- ALREADY SUBSCRIBED?
SUBSCRIBE NOW TO SUPPORT BONJOUR PARIS
Support us for just $60 a year
Fill in your credentials below.
Jacqueline Aranzasti, a beautiful wisp of a woman of a certain age, lives on a quiet street in the village of Estang, an old castelnau in the heart of the Gers. From the outside, her house blends seamlessly with the faded plaster, potted geraniums and lace curtains of the 13th century town of 642 inhabitants. But, looks can be deceiving. Her 18th century house, constructed before the French Revolution retains the original oak floors, oak beams, staircase, cabinets and hardware. Although it only appears to be two stories from the outside, I was astonished to discover it is actually a five story house complete with a full basement and attic.
Jacqueline, an Air France stewardess, who traveled the world until retiring in 1979, moved to Estang and bought her house in the middle of the village in 2000 after living in Paris for over 30 years, to be close to her aging parents. She loved the bones of the old house and respected its ancient atmosphere, and indeed, one feels a tremendous sense of history contained within its walls. She brought a few of her favorite pieces with her from Paris and dated though they may be, the interior seems like a movie set for a 1950’s romantic drama. When it comes to interior decorating the French see no reason to cast aside anything that’s useful no matter its age or style. Do you have an old worn couch? Just throw a quilt over it and the room is transformed.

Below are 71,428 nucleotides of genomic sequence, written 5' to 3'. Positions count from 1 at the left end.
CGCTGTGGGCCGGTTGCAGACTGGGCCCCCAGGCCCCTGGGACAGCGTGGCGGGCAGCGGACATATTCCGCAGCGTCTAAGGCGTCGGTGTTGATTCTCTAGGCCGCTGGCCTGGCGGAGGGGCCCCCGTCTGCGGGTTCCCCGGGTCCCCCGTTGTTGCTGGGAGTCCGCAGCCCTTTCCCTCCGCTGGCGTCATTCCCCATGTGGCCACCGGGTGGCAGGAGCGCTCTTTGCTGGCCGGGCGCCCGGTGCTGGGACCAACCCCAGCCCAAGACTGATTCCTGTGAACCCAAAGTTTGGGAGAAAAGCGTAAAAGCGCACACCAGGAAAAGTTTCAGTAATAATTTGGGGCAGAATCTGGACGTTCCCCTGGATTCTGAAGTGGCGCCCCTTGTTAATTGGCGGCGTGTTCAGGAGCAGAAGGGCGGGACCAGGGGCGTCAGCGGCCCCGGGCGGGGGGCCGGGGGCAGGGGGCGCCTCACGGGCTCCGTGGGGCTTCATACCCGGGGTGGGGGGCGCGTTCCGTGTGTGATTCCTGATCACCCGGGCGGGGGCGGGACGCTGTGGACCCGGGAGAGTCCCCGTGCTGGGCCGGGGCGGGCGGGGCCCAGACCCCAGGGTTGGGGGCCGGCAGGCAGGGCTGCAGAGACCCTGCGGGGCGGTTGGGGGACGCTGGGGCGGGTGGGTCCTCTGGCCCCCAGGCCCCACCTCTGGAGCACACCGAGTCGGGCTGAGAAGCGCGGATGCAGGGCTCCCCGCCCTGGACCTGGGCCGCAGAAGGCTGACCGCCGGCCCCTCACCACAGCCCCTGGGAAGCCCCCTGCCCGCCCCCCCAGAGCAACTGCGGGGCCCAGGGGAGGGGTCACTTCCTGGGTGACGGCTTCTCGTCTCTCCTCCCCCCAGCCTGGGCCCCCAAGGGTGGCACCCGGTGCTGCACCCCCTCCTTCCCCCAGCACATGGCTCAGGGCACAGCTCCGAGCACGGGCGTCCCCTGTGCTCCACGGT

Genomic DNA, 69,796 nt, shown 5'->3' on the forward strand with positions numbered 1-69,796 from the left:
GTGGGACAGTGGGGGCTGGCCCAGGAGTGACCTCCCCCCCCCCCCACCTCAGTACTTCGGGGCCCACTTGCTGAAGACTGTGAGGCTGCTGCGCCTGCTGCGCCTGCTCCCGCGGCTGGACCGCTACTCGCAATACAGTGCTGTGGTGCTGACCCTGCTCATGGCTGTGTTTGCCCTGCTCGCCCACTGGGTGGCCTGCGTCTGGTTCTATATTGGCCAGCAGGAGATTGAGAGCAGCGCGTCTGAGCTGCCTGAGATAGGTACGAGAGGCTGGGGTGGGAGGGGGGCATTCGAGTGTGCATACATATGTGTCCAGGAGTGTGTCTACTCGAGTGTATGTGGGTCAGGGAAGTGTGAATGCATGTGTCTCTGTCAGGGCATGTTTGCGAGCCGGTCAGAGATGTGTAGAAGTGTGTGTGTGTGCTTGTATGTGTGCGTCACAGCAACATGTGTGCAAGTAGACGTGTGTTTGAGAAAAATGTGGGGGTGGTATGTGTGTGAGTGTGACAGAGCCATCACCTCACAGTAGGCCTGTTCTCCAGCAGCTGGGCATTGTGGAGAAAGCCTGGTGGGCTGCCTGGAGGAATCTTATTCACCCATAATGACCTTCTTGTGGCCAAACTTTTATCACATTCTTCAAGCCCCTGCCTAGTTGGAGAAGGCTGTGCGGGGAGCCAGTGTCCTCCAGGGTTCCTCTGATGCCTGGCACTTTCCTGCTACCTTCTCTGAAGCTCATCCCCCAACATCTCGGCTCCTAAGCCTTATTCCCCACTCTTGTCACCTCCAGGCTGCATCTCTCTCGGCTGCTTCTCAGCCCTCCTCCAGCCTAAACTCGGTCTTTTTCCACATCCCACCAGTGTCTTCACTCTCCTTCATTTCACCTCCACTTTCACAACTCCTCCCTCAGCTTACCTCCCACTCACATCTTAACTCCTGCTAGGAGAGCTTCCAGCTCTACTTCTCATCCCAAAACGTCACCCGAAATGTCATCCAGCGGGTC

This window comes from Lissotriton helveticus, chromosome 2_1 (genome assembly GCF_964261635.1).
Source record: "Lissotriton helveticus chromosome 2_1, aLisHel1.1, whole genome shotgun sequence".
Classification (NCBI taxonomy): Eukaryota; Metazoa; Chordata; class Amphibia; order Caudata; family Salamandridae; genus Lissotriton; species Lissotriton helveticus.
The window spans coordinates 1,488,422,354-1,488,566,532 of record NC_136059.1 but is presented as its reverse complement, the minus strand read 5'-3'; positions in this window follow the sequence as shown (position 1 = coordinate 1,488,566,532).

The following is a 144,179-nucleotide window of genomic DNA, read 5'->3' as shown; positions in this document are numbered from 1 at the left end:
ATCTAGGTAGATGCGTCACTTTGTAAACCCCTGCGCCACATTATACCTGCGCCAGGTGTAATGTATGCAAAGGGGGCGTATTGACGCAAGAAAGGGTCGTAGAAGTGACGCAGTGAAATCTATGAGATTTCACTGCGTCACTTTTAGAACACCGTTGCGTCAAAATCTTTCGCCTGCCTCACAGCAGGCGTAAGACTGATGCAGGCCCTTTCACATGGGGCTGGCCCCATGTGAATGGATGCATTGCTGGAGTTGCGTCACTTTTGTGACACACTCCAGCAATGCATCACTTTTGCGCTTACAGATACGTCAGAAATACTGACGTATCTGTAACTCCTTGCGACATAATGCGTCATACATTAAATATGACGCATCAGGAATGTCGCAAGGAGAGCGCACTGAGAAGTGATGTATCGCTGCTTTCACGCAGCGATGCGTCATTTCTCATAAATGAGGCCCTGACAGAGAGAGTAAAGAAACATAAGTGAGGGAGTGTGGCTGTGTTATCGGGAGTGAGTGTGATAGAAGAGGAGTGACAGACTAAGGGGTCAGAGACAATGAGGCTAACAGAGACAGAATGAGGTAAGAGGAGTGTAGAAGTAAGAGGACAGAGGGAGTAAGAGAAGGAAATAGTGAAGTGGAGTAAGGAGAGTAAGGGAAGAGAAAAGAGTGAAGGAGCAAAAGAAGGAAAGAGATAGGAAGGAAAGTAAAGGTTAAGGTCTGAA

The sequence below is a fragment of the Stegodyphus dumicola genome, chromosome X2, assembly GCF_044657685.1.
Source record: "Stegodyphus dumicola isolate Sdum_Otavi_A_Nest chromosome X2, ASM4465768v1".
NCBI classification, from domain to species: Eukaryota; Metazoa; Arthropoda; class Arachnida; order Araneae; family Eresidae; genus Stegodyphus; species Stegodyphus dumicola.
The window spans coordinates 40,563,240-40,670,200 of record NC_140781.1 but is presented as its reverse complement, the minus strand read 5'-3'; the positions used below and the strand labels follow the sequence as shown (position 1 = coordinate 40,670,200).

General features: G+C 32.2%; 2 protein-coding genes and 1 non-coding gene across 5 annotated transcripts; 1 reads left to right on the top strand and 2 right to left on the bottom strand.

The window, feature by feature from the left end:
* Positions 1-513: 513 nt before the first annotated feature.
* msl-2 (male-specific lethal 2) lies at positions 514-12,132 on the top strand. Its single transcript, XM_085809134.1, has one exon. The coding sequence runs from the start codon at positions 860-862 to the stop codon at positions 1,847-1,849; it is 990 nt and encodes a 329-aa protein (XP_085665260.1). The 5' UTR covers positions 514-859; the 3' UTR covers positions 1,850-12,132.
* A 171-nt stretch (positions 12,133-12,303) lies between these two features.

Jacqueline is quick to point out her Basque heritage. A Basque flag hangs in the stairwell of the incredible staircase and she tells me that her name means, “bush of wild prunes”. A voracious reader, she spends most of her days in her salon when she’s not working with the local patrimoine gathering historic facts about Estang. She has a secret garden across the street from her basement entrance on the other side of her rue awaiting the skilled touch of a gardener’s hands. Little by little Jacqueline Aranzasti is restoring her house, one Louis XIV door at a time.